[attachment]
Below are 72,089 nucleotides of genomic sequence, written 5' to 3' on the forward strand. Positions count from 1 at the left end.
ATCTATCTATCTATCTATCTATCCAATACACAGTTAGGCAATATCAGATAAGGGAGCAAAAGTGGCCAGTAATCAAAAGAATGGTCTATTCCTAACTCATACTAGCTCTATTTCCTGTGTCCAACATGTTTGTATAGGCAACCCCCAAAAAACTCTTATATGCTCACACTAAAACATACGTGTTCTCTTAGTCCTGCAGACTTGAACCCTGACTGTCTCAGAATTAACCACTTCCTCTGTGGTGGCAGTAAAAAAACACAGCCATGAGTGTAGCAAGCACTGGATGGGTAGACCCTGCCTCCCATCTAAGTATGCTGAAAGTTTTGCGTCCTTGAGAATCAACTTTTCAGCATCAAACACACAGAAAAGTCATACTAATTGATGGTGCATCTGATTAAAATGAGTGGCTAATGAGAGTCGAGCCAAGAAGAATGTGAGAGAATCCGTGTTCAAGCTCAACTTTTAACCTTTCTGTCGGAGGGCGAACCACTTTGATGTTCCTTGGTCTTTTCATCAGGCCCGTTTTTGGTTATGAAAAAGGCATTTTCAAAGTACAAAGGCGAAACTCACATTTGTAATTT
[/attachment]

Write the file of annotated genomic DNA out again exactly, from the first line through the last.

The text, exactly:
Below are 72,089 nucleotides of genomic sequence, written 5' to 3' on the forward strand. Positions count from 1 at the left end.
ATCTATCTATCTATCTATCTATCCAATACACAGTTAGGCAATATCAGATAAGGGAGCAAAAGTGGCCAGTAATCAAAAGAATGGTCTATTCCTAACTCATACTAGCTCTATTTCCTGTGTCCAACATGTTTGTATAGGCAACCCCCAAAAAACTCTTATATGCTCACACTAAAACATACGTGTTCTCTTAGTCCTGCAGACTTGAACCCTGACTGTCTCAGAATTAACCACTTCCTCTGTGGTGGCAGTAAAAAAACACAGCCATGAGTGTAGCAAGCACTGGATGGGTAGACCCTGCCTCCCATCTAAGTATGCTGAAAGTTTTGCGTCCTTGAGAATCAACTTTTCAGCATCAAACACACAGAAAAGTCATACTAATTGATGGTGCATCTGATTAAAATGAGTGGCTAATGAGAGTCGAGCCAAGAAGAATGTGAGAGAATCCGTGTTCAAGCTCAACTTTTAACCTTTCTGTCGGAGGGCGAACCACTTTGATGTTCCTTGGTCTTTTCATCAGGCCCGTTTTTGGTTATGAAAAAGGCATTTTCAAAGTACAAAGGCGAAACTCACATTTGTAATTT